When it comes to teaching children about wise money management, it’s never too early to start and help them develop healthy habits for the rest of their lives. The most important thing to consider is that teaching by example is the best method, and yields long-lasting results. Make sure you set the standards, and allow your children to see how you deal with financial issues, how you create a budget for the household needs, how you decide on the shopping lists, and how you hunt for bargains, and they will quickly start doing the same.
It All Starts with a Game
There are lots of games that focus on money and financial-related issues. The most popular, of course, is Monopoly, and, after many years, it’s still a great way to enjoy some quality time with the entire family, with adults and children having fun together. Besides the board games, there are also computer and mobile applications designed especially for children, interactive websites, and computer games where kids learn how to save now in order to purchase bigger things later.
The best part is that many of these games and applications are free, so you won’t have to spend anything for this part. If your child already has an interest in technology and gaming, it might be easier to convince him or her to play a computer game than to sit down and watch you adding boring columns of numbers in order to calculate the savings plan.
Not Everything Is about Money
Younger children will not understand the concept of delayed gratification easily, and they will probably have trouble figuring out exactly how much a product is worth, and what they could do with their savings. While it is a good idea to encourage them to save, sometimes it’s also wise to reward them with something else, and not just money. For example, you can set a reward when the amount in the piggy bank exceeds a certain threshold, and that reward can be a new toy, a trip to the zoo, or even something small, such as a crayon or candy. It’s important for children to have a short-term goal they can realistically achieve, and a reward they can easily understand.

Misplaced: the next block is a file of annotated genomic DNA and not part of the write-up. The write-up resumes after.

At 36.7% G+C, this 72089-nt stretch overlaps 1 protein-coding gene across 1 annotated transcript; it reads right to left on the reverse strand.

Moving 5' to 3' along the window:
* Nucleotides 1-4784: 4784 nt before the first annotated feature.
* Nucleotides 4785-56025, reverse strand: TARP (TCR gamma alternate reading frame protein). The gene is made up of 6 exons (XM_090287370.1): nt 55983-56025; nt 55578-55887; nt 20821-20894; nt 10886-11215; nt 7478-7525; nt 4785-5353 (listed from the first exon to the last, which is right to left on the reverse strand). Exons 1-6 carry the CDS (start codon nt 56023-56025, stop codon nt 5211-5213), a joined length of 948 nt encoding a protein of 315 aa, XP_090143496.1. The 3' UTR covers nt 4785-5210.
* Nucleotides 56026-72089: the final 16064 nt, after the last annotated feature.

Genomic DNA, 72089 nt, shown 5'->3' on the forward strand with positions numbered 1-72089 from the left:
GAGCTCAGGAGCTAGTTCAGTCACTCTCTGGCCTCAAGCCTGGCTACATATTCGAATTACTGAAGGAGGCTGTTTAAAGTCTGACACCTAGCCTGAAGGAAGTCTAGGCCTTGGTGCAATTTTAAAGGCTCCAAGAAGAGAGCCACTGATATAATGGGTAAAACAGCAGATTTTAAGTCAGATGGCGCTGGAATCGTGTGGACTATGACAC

Your main opponent in the struggle to teach your kids about money is the society that creates needs, where there were none before. Commercials that push products aggressively, magazines and TV shows depicting children and teenagers who have everything, and, of course, the all-present peer pressure at school will take a toll on the children. One of the sentences that parents fear the most is “but everybody has one of these!”.
Try to shift the perspective by introducing children to the less fortunate people who live around us. It’s only natural to want to protect your kids from the misfortunes of life, but it’s important to teach them that owning things does not equal happiness, and that doing a good deed is its own reward. Participating in a charity program that encourages direct contact with the people you help is a great way to show how saving some money, and not buying a new toy, can actually improve somebody’s life.
Janice, the author of this article has good experience in the finance field, specializes in the process of settling debts and she has written several articles on credit card, debt, loans for people with bad credit, insurance, mortgage for those people who would need financial assistance and proper advice.